MQTT

Overview

MQTT (MQ Telemetry Transport or Message Queue Telemetry Transport) is an ISO standard, publish-subscribe-based messaging protocol.

Publishing means that data is uploaded to a well-defined place (called topic) on a central server (called message-broker). Subscribing means that data is downloaded from a topic of the message broker, once it was published there. MQTT hence is an event-driven communication protocol, notifying a subscriber once a data message has arrived on its topic.

MQTT is becoming the de-facto standard protocol for accessing IoT data from the internet.

Important

One of the Connectware’s tasks is to map all the factory-local machine data (shop-floor data) into the MQTT protocol. This is challenging as shop-floor data is provided using various different industrial protocols (such as Profinet, Modbus BACnet, OPC/UA, etc.). Mapping all this protocols to MQTT and their naming schemes for data- endpoints into clean and standardized MQTT topics is exactly what the device-mapper does and what is configurable in the device-commissioning file. Within the commissioning file the industrial protocols are referred to as source whereas the MQTT protocol is termed target.

The MQTT message-broker always runs as a component of the Connectware itself and is started automatically. Data access to remote users (i.e. “to the internet”) can be granted by locally allowing specific users to read or write on a specific topic (user/grantee-management).

Commissioning File Specifics

As mentioned above, the MQTT protocol typically appears as target protocol within a commissioning file. However, it may also be used as source protocol expressing a re-mapping of topic names.

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# ----------------------------------------------------------------------------#
# Example Commissioning File (not valid because of <placeholders>)
# ----------------------------------------------------------------------------#
source:
  driver: <any industrial protocol>
  connection:
    <connection information regarding the industrial protocol>
  defaults:
    operation: subscribe
# ----------------------------------------------------------------------------#
# Target Interface Definition - MQTT (Cybus Connectware Broker)
# ----------------------------------------------------------------------------#
target:
  driver: mqtt
  defaults:
    operation: write
    topicPrefix: io/cybus/hbm
# ----------------------------------------------------------------------------#
# Mappings: Here the industry protocol data endpoint names are mapped into
#           MQTT topic names.
# ----------------------------------------------------------------------------#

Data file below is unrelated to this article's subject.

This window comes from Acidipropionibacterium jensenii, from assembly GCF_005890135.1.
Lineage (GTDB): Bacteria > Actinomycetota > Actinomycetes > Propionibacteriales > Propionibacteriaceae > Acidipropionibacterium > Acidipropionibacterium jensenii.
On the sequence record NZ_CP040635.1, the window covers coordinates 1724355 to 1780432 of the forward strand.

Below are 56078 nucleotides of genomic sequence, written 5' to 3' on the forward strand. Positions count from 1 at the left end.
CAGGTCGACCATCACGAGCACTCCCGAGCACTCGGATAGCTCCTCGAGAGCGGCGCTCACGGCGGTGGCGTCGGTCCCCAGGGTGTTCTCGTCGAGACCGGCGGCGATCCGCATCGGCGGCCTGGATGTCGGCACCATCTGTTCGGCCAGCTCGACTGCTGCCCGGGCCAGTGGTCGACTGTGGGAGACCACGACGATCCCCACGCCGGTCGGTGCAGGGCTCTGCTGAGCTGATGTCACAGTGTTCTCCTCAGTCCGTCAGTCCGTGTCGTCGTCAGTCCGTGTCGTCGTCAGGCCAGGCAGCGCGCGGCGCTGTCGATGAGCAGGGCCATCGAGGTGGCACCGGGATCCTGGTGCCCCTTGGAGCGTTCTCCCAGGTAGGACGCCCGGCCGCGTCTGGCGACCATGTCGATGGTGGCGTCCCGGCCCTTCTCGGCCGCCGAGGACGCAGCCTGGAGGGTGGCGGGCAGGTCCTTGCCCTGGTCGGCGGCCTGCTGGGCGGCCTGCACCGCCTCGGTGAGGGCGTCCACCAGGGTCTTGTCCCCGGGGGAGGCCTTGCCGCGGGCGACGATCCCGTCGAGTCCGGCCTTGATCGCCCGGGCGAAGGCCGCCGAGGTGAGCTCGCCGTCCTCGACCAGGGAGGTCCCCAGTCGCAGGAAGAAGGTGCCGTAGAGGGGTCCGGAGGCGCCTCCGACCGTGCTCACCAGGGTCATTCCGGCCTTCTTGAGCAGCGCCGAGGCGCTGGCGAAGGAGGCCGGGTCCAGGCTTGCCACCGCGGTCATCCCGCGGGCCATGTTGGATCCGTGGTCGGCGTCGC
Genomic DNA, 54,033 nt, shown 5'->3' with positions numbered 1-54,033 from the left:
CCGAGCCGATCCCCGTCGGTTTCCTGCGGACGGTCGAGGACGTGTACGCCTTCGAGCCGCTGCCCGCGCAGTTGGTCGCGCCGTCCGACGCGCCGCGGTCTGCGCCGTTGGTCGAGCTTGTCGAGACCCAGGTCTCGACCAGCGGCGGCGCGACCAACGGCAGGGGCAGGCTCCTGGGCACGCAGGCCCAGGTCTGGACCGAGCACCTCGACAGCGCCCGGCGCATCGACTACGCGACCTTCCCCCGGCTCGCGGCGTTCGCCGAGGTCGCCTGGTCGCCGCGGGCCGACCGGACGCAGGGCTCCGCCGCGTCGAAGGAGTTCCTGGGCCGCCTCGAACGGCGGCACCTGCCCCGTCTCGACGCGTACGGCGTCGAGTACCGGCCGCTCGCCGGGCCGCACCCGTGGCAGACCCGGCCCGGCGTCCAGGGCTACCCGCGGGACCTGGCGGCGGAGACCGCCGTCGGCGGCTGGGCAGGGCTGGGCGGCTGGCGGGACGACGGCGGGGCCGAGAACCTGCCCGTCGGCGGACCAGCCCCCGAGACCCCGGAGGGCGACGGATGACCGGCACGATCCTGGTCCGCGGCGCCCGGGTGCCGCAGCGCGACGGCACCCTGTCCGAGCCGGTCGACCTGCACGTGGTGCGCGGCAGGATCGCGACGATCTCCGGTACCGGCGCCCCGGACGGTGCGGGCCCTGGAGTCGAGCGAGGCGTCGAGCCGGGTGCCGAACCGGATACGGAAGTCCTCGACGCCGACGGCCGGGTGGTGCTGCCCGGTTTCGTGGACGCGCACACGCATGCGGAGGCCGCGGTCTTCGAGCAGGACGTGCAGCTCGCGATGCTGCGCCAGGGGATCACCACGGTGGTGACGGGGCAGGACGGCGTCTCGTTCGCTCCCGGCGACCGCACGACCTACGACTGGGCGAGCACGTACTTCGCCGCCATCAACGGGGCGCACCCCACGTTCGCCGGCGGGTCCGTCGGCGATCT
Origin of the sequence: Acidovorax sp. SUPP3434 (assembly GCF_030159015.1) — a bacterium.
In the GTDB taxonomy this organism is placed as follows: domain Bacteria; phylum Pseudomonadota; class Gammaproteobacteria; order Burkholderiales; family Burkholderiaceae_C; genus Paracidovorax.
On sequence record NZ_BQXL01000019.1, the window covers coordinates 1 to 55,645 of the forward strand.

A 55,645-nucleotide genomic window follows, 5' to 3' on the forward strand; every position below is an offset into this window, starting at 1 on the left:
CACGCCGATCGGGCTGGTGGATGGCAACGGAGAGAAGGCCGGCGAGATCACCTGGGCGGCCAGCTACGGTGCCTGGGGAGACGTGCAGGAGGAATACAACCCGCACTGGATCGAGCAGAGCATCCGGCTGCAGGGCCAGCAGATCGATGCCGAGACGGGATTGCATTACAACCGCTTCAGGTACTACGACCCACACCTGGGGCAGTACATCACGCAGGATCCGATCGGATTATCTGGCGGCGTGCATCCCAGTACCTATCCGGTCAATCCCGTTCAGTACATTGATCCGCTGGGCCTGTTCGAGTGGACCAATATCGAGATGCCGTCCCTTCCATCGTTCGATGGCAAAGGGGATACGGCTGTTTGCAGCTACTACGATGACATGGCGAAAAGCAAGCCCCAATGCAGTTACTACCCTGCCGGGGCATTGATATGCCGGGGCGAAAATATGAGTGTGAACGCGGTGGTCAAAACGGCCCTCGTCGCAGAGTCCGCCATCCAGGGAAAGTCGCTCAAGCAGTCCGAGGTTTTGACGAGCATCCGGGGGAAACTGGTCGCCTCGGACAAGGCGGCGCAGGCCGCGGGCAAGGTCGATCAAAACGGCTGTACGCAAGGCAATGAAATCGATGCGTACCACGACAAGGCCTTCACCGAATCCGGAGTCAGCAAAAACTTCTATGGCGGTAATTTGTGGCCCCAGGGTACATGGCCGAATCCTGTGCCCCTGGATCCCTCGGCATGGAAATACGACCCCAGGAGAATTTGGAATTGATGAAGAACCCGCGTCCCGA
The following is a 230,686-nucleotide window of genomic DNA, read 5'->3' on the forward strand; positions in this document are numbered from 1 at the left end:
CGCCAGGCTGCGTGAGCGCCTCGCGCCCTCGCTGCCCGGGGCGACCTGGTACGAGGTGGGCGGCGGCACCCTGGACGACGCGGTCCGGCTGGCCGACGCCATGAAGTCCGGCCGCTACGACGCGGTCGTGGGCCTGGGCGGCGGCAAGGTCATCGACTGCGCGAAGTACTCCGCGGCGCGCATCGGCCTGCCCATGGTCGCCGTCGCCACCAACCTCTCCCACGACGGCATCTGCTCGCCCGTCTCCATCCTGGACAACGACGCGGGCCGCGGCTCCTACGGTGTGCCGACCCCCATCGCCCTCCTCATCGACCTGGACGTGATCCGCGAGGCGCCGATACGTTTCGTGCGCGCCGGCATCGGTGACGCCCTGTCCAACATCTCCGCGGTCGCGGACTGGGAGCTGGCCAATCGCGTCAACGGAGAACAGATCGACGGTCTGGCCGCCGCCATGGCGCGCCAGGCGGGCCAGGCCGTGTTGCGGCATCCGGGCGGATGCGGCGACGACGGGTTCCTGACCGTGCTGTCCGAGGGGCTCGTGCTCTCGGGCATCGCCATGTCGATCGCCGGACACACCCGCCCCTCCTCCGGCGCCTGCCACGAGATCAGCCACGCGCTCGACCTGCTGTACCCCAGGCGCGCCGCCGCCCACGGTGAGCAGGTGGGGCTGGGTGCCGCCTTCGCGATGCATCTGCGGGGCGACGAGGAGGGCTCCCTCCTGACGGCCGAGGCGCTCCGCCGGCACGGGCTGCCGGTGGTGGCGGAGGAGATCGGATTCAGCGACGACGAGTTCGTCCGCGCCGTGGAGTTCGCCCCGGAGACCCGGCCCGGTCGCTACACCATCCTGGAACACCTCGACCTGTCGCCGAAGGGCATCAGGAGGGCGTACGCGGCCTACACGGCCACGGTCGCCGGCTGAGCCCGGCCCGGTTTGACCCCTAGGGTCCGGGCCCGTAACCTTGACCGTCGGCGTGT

mappings:
- source:
    <endpoint address following the source protocol conventions>
  target:
    topic: temperature1
- source:
    <another endpoint address following the source protocol conventions>
  target:
    topic: temperature2

Available keys under target

In the example commissioning file you can find the target section starting in line 13. Keys allowed here are:

driver
Required, must be mqtt in case of MQTT
protocol
Optional, either mqtt, mqtts, ws or wss (default: mqtt)
host
Optional, defaults to internal message broker
port
Optional, defaults to 1883
defaults
Optional, allows to specify defaults for the target key in the mapping section. All possible keys are optional and can be any of those allowed within the mapping section (see Available keys under each target within mappings)

Available keys under each target within mappings

In the example commissioning file you can find the mapping section starting in line 22. Lines 25 and 29 are examples of the target sub-section within the mapping section. Keys allowed here are:

operation
Either write or subscribe
topicPrefix
Any valid topic name, that will be used as a prefix for the topic specified under key topic
topic
Any valid topic name addressing a single data-point
qos
Quality of service for mqtt messages, either 0, 1 or 2 (default: 0)
retain
Wether the last message should be retained (last-value-cached) on the broker (default: false)
burstInterval

Interval in ms during which incoming data-point values are aggregated. The broker sends at most one message per interval-time containing all data-point values aggregated within this time span. (default: 0 = no aggregation)

Note

Protocols providing data in form of JSON (like BACnet, S7, Hbmdaq, OPC-UA) the aggregated data will simply be an array of those objects. For protocols providing data in raw buffer form (Modbus) the buffer will be base64 encoded, timestamped, packed to JSON and accumulated as array.